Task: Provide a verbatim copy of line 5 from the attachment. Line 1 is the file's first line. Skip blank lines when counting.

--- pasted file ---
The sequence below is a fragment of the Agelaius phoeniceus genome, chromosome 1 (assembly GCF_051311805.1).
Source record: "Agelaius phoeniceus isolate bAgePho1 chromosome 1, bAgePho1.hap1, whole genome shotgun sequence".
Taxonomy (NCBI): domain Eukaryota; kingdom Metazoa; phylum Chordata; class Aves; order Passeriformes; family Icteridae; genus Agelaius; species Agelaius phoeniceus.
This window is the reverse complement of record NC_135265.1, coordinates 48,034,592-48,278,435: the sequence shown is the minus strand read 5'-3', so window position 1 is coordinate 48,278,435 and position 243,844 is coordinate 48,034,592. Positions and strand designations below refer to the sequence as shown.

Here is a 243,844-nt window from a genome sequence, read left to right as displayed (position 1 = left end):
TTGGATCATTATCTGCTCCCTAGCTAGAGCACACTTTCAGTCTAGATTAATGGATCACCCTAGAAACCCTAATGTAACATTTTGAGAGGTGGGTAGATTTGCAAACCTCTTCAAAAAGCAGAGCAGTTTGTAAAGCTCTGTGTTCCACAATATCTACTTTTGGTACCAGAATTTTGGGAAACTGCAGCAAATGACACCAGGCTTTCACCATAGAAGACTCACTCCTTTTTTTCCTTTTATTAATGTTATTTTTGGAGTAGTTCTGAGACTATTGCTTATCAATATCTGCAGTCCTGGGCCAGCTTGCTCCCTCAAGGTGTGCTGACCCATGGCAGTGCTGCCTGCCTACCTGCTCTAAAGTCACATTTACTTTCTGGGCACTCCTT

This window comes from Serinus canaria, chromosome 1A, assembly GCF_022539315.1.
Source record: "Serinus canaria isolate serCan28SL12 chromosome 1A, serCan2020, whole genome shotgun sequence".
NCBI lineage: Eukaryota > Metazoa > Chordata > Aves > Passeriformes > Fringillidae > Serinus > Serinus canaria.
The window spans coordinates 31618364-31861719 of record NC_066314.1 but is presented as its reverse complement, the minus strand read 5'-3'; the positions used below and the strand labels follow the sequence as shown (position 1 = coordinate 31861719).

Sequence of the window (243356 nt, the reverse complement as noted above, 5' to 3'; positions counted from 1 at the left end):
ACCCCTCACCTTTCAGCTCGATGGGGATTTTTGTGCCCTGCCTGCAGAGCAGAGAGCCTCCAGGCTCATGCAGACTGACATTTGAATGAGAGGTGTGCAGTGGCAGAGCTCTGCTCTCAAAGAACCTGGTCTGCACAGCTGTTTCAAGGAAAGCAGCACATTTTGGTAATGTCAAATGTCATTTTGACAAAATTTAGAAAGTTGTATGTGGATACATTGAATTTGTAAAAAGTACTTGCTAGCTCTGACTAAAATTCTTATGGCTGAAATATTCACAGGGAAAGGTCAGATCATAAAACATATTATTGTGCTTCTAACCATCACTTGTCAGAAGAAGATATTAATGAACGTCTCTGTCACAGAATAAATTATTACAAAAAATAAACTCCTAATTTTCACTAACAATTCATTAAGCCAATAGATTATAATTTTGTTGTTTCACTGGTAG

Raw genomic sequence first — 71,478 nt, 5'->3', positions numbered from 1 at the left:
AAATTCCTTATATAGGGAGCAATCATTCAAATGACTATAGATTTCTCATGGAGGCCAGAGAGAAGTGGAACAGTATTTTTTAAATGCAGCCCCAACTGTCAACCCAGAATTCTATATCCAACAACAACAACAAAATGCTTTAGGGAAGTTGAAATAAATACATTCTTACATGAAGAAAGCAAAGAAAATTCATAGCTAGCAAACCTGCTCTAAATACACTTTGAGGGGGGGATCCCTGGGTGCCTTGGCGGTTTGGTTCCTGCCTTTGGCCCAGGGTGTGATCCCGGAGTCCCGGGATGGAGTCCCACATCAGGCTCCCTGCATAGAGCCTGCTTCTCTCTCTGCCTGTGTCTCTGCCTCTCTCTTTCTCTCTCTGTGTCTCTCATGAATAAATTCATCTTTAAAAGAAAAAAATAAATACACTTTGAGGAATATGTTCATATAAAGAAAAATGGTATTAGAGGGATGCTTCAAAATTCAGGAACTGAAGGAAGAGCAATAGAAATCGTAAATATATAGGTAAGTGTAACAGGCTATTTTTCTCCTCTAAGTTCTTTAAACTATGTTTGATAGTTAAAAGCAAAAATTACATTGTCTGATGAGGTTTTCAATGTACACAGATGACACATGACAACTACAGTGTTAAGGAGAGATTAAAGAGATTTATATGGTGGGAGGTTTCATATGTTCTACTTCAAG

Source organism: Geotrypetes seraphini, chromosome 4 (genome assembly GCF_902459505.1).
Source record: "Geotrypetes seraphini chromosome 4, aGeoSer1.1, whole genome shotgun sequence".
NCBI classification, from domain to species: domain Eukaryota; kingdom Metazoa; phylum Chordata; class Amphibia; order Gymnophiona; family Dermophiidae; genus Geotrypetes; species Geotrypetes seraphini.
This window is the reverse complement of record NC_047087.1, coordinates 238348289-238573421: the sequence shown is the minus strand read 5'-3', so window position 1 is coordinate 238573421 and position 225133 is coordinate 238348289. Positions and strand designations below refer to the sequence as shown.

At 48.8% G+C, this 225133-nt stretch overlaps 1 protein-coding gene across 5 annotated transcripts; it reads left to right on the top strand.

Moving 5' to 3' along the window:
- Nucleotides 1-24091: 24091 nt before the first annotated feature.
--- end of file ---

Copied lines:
Here is a 243,844-nt window from a genome sequence, read left to right as displayed (position 1 = left end):